Suppose we find a single family home. The first condition is true for our customer. With the AND Boolean operator, if the first condition is true, then only do we consider the second criteria. Supposed that the house we are considering costs \$550,500. This means that the price is out of her range. Therefore, the second condition is false. In the AND Boolean algebra, if the second condition is false, even if the first is true, the whole condition is false. This would produce the following table:

 Type of House House Value Result Single Family \$550,500 Single Family AND \$550,500 True False False

This can be illustrated by the following program:

```using namespace System;

int main()
{
enum HouseType { Unknown, SingleFamily, TownHouse, Condominium };

HouseType TypeOfHome = SingleFamily;
double Value = 0;
bool HouseIsSingleFamily;
bool HouseIsLessThan350000;
bool HouseIsSingleFamilyANDIsLessThan350000;

Value      = 550500;
HouseIsSingleFamily = (TypeOfHome == SingleFamily);
HouseIsLessThan350000 = (Value <= 350000);
HouseIsSingleFamilyANDIsLessThan350000 =
(HouseIsSingleFamily && HouseIsLessThan350000);

Console::WriteLine(L"House is Single Family:     {0}",
HouseIsSingleFamily);
Console::WriteLine(L"House is Less Than 350,000: {0}",
HouseIsLessThan350000);
Console::WriteLine(L"House is as Desired:        {0}",
HouseIsSingleFamilyANDIsLessThan350000);
Console::WriteLine();

return 0;
}```

This would produce:

```House is Single Family:     True
House is Less Than 350,000: False
House is as Desired:        False

Press any key to continue . . .```

Suppose we find a townhouse that costs \$320,000. Although the second condition is true, the first is false. In Boolean algebra, an AND operation is false if either condition is false:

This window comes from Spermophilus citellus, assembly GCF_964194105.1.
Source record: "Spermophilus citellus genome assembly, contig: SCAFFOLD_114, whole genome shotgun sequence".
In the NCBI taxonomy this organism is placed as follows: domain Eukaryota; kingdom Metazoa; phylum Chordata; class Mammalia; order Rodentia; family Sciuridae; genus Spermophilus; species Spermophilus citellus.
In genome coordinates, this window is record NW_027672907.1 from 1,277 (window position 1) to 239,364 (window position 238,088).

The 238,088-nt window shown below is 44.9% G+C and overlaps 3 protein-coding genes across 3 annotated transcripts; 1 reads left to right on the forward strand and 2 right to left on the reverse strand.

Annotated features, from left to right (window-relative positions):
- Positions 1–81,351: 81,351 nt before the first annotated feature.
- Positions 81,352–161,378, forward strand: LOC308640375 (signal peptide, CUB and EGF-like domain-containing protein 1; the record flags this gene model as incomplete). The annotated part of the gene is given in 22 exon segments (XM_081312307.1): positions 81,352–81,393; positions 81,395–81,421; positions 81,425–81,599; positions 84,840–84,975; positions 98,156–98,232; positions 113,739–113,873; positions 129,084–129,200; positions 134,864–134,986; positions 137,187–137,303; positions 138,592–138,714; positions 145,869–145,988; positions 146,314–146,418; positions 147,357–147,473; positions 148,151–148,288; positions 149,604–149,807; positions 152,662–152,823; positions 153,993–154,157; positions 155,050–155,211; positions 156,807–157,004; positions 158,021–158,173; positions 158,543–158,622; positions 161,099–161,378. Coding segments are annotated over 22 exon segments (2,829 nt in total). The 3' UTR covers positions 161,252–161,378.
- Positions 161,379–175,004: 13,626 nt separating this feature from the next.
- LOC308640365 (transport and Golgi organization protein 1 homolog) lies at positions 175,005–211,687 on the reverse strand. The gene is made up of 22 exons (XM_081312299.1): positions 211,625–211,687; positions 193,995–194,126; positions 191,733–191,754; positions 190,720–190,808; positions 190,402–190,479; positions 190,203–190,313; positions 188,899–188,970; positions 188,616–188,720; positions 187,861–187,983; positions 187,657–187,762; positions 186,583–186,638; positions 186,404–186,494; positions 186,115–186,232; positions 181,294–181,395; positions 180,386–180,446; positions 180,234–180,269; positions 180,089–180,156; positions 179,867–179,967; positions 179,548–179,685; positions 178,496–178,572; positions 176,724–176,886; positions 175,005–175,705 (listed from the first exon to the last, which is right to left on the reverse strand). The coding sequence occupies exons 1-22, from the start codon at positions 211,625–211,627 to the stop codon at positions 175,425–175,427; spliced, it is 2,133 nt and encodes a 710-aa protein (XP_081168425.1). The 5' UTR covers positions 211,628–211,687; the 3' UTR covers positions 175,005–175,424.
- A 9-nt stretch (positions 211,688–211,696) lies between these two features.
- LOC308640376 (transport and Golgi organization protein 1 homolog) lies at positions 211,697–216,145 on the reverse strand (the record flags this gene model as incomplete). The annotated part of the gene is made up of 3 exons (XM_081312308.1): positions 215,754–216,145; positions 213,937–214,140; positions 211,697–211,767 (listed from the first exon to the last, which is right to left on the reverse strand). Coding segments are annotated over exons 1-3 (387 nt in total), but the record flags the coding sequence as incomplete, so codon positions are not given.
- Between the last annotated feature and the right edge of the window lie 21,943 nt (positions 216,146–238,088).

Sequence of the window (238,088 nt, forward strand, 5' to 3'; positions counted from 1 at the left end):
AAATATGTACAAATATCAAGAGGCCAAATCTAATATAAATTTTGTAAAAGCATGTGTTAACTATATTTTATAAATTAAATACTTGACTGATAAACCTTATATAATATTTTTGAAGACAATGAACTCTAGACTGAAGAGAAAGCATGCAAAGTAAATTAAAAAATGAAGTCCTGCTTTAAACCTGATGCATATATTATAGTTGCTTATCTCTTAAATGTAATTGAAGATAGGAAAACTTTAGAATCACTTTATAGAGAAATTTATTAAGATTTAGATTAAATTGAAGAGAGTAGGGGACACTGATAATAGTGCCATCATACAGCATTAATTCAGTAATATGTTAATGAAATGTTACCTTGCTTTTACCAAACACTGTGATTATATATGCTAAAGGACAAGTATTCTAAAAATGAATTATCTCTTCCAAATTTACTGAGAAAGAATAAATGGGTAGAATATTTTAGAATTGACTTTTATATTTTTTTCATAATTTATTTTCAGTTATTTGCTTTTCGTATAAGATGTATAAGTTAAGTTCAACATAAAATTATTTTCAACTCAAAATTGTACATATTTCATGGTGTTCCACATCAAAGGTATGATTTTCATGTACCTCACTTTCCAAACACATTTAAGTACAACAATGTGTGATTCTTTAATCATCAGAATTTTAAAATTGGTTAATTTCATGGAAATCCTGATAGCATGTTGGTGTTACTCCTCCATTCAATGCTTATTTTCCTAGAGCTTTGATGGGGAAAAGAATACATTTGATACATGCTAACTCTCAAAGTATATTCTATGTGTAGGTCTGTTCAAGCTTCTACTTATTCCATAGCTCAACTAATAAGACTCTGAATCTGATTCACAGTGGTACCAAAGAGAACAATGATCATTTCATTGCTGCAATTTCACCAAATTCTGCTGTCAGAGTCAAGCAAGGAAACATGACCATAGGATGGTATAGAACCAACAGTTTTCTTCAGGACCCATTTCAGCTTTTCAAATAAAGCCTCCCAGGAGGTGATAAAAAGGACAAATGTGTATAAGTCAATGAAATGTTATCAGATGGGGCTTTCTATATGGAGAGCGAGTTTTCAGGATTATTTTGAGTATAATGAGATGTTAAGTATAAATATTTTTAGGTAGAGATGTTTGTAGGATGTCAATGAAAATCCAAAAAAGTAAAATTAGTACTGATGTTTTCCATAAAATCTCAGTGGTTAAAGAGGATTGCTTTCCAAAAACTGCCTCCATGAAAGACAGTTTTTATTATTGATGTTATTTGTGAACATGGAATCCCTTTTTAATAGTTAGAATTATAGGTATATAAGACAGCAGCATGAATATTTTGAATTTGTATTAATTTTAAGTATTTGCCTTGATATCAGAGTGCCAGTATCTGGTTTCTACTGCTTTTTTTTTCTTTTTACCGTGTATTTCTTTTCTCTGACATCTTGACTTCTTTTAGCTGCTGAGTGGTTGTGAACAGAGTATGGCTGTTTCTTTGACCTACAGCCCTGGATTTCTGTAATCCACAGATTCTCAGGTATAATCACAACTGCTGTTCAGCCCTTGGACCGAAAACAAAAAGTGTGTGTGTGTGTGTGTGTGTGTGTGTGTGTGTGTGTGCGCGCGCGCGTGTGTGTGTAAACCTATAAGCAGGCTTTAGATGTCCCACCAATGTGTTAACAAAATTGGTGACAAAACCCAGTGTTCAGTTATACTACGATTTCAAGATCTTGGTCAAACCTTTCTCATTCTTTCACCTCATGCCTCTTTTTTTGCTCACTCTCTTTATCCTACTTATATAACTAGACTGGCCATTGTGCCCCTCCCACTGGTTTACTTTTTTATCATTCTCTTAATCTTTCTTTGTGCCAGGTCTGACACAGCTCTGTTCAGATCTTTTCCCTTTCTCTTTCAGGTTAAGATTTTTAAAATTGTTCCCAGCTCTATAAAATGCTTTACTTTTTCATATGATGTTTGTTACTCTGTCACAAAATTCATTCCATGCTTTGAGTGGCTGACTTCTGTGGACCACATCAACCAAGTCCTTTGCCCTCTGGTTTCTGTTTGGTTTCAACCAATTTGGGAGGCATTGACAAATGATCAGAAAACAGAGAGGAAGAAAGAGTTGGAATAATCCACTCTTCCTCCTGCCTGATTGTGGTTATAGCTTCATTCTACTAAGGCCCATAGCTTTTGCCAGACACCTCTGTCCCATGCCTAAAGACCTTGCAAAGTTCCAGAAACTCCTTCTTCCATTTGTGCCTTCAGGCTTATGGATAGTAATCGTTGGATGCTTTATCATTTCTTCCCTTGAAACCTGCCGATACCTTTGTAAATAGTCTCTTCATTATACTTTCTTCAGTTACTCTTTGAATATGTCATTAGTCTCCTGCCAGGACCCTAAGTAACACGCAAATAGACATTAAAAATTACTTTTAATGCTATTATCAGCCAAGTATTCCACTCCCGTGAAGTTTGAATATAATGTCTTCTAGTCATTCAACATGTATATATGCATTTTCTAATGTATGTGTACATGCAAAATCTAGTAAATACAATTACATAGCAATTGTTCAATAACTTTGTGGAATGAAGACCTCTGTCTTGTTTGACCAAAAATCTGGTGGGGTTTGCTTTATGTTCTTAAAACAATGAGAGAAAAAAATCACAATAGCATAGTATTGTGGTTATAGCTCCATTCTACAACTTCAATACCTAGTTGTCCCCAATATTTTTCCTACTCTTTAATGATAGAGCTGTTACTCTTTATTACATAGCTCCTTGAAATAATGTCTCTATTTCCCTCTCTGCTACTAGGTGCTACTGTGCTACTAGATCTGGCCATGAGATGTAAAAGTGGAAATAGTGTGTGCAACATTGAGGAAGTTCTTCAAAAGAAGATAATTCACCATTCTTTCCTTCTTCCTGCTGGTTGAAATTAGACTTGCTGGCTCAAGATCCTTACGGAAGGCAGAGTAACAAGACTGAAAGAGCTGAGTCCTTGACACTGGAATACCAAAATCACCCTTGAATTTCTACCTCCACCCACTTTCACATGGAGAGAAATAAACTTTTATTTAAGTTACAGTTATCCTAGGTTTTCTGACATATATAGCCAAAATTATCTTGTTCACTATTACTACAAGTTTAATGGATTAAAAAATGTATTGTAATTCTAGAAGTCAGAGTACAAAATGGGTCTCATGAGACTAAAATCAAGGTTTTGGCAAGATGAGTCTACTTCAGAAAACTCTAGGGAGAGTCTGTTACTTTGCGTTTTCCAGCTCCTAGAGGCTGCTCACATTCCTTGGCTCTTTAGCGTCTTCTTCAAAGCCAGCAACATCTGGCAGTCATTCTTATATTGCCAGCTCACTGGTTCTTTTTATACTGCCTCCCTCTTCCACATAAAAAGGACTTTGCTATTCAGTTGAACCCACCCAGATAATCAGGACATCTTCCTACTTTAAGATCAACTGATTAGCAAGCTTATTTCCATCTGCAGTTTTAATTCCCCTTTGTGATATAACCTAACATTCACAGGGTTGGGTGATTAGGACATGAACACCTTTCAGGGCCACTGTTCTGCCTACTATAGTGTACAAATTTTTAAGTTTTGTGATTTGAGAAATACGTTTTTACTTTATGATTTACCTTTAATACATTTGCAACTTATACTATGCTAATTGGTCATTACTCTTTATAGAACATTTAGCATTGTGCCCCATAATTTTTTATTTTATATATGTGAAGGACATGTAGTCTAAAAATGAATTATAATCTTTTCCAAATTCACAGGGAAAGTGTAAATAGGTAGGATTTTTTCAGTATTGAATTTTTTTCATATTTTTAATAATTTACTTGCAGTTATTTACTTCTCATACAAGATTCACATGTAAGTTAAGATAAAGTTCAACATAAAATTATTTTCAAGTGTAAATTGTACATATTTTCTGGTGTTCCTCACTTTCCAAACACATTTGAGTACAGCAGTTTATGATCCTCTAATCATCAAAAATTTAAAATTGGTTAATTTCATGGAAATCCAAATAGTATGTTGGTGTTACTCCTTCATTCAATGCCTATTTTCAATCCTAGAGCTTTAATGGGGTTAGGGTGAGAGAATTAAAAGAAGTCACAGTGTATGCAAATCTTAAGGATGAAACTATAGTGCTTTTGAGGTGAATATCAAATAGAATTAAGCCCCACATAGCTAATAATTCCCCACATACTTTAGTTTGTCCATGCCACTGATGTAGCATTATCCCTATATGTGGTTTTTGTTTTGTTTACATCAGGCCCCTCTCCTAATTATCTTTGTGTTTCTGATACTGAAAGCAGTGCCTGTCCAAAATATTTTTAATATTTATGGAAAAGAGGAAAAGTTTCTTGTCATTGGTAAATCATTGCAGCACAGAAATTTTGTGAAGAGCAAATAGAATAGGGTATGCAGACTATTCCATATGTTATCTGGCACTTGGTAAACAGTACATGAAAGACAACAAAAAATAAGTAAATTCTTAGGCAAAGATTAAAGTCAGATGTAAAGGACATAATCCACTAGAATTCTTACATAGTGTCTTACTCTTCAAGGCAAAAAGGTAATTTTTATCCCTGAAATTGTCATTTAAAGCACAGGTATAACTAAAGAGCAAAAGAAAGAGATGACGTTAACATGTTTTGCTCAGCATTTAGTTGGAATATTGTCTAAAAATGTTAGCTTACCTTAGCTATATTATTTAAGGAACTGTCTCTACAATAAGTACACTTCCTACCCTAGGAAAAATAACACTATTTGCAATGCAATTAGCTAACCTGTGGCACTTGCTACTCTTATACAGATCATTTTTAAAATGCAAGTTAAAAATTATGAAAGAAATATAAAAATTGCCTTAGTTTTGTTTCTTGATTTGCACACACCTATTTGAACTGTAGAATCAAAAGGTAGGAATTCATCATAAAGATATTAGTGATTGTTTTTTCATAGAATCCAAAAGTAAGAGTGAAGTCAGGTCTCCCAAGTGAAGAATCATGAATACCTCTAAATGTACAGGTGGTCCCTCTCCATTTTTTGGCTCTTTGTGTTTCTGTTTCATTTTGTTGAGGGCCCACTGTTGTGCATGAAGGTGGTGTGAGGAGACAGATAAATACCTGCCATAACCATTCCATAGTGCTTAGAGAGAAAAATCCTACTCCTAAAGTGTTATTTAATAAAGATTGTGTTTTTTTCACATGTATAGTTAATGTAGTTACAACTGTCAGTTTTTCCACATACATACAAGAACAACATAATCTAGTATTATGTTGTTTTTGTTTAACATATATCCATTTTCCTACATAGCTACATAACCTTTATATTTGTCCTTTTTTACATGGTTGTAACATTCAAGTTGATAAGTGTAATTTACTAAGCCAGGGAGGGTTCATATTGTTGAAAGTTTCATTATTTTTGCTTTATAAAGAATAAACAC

Type of House House Value Result Town House \$320,000 Town House AND \$320,000 False True False

This can be shown in the following program:

```using namespace System;

int main()
{
enum HouseType { Unknown, SingleFamily, TownHouse, Condominium };

HouseType TypeOfHome = TownHouse;
double Value = 0;
bool HouseIsSingleFamily;
bool HouseIsLessThan350000;
bool HouseIsSingleFamilyANDIsLessThan350000;

Value      = 320000;
HouseIsSingleFamily = (TypeOfHome == SingleFamily);
HouseIsLessThan350000 = (Value <= 350000);
HouseIsSingleFamilyANDIsLessThan350000 =
(HouseIsSingleFamily && HouseIsLessThan350000);

Console::WriteLine(L"House is Single Family:     {0}",
HouseIsSingleFamily);
Console::WriteLine(L"House is Less Than 350,000: {0}",
HouseIsLessThan350000);
Console::WriteLine(L"House is as Desired:        {0}",
HouseIsSingleFamilyANDIsLessThan350000);
Console::WriteLine();

return 0;
}```

This would produce:

```House is Single Family:     False
House is Less Than 350,000: True
House is as Desired:        False

Press any key to continue . . .```

If we find a single family home that costs \$315,000, both conditions are true. In Boolean algebra, an AND operation is true if BOTH conditions are true. This can be illustrated as follows:

 Type of House House Value Result Single Family \$315,000 Single Family AND \$315,000 True True True

This can be revealed in the following program:

```using namespace System;

int main()
{
enum HouseType { Unknown, SingleFamily, TownHouse, Condominium };